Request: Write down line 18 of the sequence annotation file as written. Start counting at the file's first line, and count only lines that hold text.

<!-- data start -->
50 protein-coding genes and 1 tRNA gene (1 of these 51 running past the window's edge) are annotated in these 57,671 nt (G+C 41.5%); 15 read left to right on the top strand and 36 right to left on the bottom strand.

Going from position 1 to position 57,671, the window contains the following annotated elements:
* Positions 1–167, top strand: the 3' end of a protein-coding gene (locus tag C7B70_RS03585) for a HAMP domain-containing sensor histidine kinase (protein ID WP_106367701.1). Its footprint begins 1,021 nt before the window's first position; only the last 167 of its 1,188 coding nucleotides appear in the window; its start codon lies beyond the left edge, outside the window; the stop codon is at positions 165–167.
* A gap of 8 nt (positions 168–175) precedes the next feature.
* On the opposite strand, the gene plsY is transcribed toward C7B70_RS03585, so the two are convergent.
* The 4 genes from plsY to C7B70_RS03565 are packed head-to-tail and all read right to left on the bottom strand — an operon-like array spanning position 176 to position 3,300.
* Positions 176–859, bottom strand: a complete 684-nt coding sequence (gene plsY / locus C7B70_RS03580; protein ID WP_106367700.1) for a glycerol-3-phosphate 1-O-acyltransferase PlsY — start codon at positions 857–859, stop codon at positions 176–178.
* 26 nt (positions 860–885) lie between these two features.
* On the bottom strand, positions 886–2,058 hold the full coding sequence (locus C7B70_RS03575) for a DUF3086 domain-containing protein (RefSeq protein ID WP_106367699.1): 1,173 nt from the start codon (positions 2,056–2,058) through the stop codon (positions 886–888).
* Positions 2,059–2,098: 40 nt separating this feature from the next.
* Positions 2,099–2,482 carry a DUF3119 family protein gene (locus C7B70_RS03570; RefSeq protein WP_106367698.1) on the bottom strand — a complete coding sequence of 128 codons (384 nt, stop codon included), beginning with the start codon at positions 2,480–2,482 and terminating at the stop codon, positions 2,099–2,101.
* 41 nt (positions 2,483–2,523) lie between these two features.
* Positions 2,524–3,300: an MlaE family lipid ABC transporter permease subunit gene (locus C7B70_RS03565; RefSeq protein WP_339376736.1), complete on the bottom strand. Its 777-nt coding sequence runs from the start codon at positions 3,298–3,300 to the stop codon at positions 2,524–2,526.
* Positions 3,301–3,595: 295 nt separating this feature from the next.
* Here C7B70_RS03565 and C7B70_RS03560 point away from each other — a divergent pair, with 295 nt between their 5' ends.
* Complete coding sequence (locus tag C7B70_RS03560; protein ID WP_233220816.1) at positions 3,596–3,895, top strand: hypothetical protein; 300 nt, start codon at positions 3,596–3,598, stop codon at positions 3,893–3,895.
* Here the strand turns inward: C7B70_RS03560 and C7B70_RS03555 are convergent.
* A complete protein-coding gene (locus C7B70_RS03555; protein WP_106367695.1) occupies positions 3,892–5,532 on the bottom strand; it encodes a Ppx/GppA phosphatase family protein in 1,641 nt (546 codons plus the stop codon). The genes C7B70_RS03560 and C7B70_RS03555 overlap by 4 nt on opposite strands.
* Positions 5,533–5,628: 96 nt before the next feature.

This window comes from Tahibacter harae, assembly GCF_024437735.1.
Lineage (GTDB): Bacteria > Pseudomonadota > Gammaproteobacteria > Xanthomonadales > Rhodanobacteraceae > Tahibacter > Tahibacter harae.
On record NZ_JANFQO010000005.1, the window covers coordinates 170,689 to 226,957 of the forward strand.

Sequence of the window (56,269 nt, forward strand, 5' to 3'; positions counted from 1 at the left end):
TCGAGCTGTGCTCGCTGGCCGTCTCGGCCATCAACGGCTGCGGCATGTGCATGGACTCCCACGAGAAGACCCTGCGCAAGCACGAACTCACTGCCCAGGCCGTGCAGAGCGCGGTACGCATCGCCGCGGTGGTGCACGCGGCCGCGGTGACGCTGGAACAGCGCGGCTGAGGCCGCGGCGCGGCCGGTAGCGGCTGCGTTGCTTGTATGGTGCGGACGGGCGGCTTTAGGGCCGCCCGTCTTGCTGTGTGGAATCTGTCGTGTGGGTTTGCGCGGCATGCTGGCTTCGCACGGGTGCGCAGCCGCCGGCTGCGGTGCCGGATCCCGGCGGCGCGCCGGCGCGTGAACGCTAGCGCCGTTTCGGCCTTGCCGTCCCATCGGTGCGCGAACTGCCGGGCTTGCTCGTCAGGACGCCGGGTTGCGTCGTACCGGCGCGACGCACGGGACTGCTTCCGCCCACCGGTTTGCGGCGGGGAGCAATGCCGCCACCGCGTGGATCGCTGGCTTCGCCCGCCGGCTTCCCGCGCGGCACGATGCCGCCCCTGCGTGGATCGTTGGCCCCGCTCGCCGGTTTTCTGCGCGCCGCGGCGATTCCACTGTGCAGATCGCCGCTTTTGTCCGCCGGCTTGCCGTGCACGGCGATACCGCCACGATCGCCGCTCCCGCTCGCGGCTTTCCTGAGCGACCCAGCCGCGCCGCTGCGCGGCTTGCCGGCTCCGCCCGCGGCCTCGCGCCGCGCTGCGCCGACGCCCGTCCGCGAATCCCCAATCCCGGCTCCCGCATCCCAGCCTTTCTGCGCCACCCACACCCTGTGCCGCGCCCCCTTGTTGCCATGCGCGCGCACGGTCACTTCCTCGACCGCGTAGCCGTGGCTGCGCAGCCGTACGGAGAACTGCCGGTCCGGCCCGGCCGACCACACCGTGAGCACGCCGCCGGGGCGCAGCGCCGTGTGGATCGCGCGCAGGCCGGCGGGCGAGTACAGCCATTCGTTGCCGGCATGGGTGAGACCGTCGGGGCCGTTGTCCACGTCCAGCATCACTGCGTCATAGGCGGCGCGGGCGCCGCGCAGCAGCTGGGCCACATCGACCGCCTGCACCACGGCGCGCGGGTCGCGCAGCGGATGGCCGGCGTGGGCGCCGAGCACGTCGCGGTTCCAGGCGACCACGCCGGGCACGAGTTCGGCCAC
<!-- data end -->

* A complete protein-coding gene (locus C7B70_RS03555; protein WP_106367695.1) occupies positions 3,892–5,532 on the bottom strand; it encodes a Ppx/GppA phosphatase family protein in 1,641 nt (546 codons plus the stop codon). The genes C7B70_RS03560 and C7B70_RS03555 overlap by 4 nt on opposite strands.